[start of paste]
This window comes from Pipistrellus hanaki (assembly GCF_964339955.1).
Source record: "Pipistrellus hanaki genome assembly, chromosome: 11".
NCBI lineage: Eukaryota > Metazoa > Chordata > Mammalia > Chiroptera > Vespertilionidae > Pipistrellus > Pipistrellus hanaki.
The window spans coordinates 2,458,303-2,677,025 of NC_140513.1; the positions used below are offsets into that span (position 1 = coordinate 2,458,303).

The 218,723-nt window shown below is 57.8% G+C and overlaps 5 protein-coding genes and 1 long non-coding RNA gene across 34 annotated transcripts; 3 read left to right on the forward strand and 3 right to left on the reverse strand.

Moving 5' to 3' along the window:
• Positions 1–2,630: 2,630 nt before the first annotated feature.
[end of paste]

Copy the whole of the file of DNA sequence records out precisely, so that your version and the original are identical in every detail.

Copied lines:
This window comes from Pipistrellus hanaki (assembly GCF_964339955.1).
Source record: "Pipistrellus hanaki genome assembly, chromosome: 11".
NCBI lineage: Eukaryota > Metazoa > Chordata > Mammalia > Chiroptera > Vespertilionidae > Pipistrellus > Pipistrellus hanaki.
The window spans coordinates 2,458,303-2,677,025 of NC_140513.1; the positions used below are offsets into that span (position 1 = coordinate 2,458,303).

The 218,723-nt window shown below is 57.8% G+C and overlaps 5 protein-coding genes and 1 long non-coding RNA gene across 34 annotated transcripts; 3 read left to right on the forward strand and 3 right to left on the reverse strand.

Moving 5' to 3' along the window:
• Positions 1–2,630: 2,630 nt before the first annotated feature.